Another great post from FCBS’ Miriam Kelly – currently travelling the industrial heritage of the USA as an architectural research project for the Winston Churchill Fellowship.
North of the Brooklyn Navy Yard, the Hasidic Jews of South Williamsburg are celebrating Rosh Hashanah. Walking west to the waterfront, under the bridge and along Kent Avenue, the broken chain of Brooklyn’s industrial past unfolds.
From the slaughterhouses, breweries and rope makers of the late seventeenth century, Brooklyn grew into one of the largest industrial centres in the country. The north waterfront through Williamsburg and Greenpoint saw the concentration of heavy industry, their chimneys a counterpoint to the skyline of Manhattan on opposite bank. It was here the ‘five black arts’ of glass, iron, ceramics, printing and refining were developed.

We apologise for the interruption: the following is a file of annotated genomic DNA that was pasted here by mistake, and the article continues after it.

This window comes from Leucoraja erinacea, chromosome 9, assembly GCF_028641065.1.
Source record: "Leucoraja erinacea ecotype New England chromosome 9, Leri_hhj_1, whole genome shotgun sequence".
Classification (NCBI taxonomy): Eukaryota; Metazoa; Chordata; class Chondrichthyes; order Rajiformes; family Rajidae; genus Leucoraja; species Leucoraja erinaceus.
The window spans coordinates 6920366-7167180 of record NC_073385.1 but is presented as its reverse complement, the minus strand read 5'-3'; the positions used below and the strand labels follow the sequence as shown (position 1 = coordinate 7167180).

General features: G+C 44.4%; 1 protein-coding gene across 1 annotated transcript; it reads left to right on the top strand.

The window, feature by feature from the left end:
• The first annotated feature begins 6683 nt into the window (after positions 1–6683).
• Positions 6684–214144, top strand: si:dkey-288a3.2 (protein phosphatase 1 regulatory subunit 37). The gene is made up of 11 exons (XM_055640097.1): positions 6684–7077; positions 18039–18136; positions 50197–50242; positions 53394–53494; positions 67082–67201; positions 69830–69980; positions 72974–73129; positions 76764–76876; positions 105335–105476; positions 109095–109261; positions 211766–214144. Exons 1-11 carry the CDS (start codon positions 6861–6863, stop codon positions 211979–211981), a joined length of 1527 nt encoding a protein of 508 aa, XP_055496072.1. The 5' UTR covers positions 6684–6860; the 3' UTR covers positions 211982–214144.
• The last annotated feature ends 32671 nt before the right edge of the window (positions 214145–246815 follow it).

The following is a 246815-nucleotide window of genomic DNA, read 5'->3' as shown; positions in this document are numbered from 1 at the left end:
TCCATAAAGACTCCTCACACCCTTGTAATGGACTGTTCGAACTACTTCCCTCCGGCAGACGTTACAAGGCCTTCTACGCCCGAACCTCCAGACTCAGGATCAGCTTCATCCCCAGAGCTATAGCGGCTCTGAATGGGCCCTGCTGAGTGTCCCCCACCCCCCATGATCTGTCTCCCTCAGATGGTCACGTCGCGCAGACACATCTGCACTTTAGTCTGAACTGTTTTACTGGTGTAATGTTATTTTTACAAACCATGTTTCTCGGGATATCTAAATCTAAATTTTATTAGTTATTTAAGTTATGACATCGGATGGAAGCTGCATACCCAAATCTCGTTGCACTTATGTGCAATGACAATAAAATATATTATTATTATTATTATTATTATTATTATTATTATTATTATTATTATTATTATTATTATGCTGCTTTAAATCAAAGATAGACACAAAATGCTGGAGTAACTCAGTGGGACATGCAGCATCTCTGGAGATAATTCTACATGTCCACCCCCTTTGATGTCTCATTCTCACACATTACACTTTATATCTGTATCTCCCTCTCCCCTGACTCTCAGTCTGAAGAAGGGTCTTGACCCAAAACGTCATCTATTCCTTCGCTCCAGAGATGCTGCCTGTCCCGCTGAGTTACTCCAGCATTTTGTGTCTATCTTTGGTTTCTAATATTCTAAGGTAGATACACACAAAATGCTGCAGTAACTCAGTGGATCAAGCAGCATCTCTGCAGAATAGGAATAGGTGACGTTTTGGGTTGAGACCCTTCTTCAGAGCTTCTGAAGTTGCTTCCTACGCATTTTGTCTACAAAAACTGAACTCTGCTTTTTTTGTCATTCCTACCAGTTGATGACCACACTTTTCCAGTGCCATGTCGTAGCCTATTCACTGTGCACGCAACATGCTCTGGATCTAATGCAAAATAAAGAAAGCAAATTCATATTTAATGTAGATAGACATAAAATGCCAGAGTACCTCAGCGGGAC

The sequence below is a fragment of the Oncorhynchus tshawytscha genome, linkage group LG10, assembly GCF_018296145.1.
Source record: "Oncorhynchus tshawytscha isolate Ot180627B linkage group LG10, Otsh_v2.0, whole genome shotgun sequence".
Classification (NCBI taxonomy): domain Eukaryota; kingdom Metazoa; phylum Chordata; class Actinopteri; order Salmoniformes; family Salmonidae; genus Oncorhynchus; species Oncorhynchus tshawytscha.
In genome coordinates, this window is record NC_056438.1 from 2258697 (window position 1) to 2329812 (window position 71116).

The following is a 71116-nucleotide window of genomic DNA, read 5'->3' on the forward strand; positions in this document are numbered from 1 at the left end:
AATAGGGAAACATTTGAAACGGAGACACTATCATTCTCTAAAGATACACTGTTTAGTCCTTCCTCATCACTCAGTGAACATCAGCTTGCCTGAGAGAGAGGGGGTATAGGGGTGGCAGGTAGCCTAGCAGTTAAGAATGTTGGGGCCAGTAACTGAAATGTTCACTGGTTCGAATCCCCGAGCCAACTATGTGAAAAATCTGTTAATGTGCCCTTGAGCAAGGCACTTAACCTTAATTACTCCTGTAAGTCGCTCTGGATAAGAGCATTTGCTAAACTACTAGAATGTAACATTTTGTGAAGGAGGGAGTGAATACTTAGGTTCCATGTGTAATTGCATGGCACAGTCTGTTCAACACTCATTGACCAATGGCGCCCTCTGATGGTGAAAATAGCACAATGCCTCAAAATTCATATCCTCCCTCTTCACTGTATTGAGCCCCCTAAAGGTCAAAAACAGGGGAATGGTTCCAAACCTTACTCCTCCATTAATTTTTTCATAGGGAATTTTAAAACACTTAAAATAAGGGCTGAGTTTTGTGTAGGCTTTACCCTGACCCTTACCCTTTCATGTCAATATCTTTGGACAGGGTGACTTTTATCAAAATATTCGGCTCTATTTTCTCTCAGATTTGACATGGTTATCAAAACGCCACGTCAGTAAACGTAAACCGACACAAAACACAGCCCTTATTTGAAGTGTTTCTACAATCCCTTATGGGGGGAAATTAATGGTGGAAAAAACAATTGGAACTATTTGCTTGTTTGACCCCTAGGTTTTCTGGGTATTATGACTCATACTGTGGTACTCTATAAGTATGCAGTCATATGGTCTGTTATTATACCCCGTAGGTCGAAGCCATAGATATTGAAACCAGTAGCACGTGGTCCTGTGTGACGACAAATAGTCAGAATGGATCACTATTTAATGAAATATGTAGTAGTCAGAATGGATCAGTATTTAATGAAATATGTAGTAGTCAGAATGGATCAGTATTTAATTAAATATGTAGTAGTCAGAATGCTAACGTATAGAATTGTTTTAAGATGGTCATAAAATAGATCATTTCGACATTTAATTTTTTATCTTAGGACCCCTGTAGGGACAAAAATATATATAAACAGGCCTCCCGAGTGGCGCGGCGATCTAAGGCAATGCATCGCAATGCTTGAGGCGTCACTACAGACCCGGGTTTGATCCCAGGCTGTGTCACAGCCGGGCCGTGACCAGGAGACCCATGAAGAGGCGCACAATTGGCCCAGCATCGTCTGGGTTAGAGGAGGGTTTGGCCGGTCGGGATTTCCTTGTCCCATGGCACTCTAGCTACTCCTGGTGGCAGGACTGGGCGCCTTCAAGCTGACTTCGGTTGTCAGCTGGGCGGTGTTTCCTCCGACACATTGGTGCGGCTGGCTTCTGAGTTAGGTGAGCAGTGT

As New York’s waterfront became overcrowded, so manufacturers and entrepreneurs found space and affordability across the East River – a pattern repeated today as gaps left by declining industry are filled with workshops, studios and emerging residential communities.
Although many of the larger buildings have been lost, the character along…
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